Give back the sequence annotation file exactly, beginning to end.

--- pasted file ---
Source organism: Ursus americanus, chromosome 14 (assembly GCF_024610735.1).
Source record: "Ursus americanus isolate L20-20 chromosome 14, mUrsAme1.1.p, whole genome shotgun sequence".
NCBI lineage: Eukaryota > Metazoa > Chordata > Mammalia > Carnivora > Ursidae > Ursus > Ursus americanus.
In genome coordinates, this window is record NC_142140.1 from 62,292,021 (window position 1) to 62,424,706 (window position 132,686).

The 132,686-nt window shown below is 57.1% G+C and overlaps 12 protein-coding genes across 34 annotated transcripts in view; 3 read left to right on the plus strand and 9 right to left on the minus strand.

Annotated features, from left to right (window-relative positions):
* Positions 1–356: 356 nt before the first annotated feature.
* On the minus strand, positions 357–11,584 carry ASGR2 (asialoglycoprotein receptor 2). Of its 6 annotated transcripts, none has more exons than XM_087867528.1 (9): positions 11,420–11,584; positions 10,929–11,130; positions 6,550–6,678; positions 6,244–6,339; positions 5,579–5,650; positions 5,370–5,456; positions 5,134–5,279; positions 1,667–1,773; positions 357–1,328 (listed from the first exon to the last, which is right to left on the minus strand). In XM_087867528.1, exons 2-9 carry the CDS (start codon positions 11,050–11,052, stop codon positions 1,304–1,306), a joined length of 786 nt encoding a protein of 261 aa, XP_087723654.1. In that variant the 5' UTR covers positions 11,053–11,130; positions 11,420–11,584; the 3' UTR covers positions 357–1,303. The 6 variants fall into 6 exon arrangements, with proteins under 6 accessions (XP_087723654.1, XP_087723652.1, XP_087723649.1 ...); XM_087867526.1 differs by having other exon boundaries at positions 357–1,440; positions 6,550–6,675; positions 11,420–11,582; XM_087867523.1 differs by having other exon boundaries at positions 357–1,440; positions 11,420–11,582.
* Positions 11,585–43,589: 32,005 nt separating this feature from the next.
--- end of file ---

Source organism: Ursus americanus, chromosome 14 (assembly GCF_024610735.1).
Source record: "Ursus americanus isolate L20-20 chromosome 14, mUrsAme1.1.p, whole genome shotgun sequence".
NCBI lineage: Eukaryota > Metazoa > Chordata > Mammalia > Carnivora > Ursidae > Ursus > Ursus americanus.
In genome coordinates, this window is record NC_142140.1 from 62,292,021 (window position 1) to 62,424,706 (window position 132,686).

The 132,686-nt window shown below is 57.1% G+C and overlaps 12 protein-coding genes across 34 annotated transcripts in view; 3 read left to right on the plus strand and 9 right to left on the minus strand.

Annotated features, from left to right (window-relative positions):
* Positions 1–356: 356 nt before the first annotated feature.
* On the minus strand, positions 357–11,584 carry ASGR2 (asialoglycoprotein receptor 2). Of its 6 annotated transcripts, none has more exons than XM_087867528.1 (9): positions 11,420–11,584; positions 10,929–11,130; positions 6,550–6,678; positions 6,244–6,339; positions 5,579–5,650; positions 5,370–5,456; positions 5,134–5,279; positions 1,667–1,773; positions 357–1,328 (listed from the first exon to the last, which is right to left on the minus strand). In XM_087867528.1, exons 2-9 carry the CDS (start codon positions 11,050–11,052, stop codon positions 1,304–1,306), a joined length of 786 nt encoding a protein of 261 aa, XP_087723654.1. In that variant the 5' UTR covers positions 11,053–11,130; positions 11,420–11,584; the 3' UTR covers positions 357–1,303. The 6 variants fall into 6 exon arrangements, with proteins under 6 accessions (XP_087723654.1, XP_087723652.1, XP_087723649.1 ...); XM_087867526.1 differs by having other exon boundaries at positions 357–1,440; positions 6,550–6,675; positions 11,420–11,582; XM_087867523.1 differs by having other exon boundaries at positions 357–1,440; positions 11,420–11,582.
* Positions 11,585–43,589: 32,005 nt separating this feature from the next.